Country branding - well, place branding in general - tends to be expensive, especially when approached as an advertising campaign. Which by itself is one of the reasons why many place branding projects fail. So can we justify it?
Having advised many places on their branding and reputation management, Robert Govers in a recent opinion piece urged communication leaders and representatives of countries to stop wasting taxpayers' money. We caught up with Robert to find out what this was all about, and to learn a new thing or two about the do's and don'ts when engaging with country branding.
Robert, why do you think campaigns are a waste of taxpayers’ money when dealing with country branding?
First: With online and digital television, pop-up blockers and other tools it is becoming easier and easier for audiences to limit their exposure to broadcast advertising anyway. In addition, the global networks on which these commercials are usually aired are particularly popular among travellers who hardly need to be convinced of the richness of other countries, because they are probably more aware and better informed than most other audiences already.
So, I would question whether the right people are exposed to such campaigns, if the idea is to fight international ignorance about places.
Second: How likely is it that people will be paying attention? Most viewers or listeners will question the relevance of a random message about the wonders of some other country somewhere else on the planet.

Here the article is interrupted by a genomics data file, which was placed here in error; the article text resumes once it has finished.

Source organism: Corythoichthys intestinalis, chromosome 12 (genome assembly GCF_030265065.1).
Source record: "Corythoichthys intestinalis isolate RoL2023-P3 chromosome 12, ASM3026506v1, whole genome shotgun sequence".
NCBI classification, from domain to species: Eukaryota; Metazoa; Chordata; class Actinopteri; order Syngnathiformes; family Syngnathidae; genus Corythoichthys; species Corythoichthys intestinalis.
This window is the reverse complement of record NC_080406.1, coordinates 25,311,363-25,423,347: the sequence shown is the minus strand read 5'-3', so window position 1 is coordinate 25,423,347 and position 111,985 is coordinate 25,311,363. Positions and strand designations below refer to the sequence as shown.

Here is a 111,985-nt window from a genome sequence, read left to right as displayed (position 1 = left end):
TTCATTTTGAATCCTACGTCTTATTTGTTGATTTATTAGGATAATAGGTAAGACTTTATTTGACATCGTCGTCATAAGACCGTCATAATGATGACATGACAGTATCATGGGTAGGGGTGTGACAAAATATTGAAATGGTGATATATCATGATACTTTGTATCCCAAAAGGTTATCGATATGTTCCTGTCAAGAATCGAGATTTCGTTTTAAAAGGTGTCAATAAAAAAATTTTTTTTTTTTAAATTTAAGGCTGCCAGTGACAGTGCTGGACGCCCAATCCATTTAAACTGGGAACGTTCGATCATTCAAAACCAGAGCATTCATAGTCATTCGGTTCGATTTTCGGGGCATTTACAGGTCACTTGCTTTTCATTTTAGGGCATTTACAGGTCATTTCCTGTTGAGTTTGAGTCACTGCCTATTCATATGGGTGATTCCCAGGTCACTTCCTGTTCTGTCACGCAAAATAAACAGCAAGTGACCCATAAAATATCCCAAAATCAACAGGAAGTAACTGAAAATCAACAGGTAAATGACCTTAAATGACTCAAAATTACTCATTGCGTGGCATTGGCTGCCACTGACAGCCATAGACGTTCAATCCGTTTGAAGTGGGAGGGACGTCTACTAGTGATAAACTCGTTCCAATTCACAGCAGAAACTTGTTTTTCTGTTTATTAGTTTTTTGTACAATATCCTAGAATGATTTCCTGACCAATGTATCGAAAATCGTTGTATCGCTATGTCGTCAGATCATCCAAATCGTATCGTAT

Documentaries, travel shows, or targeted tourism or investment promotion commercials are legitimate because they are relevant to a (self-selected) audience that is in the market for what is on offer. But a random commercial bragging about a long list of achievements, attractions and attributes of some other place and people is hardly relevant to a relatively random audience.
What is more, many campaigns are very similar in content, as countries feel that they have to push the idea that they are also serious players in the global system. Lots of countries are projecting ideas of openness, diversity, dynamism, innovation and creativity.
Of course, the paradox is that globalisation has resulted in a level playing field in many of these areas, which is precisely the reason why countries need to become more imaginative in order to stand out. Instead, what they do is copy and paste the same message as many other countries. Why would anybody still pay attention?
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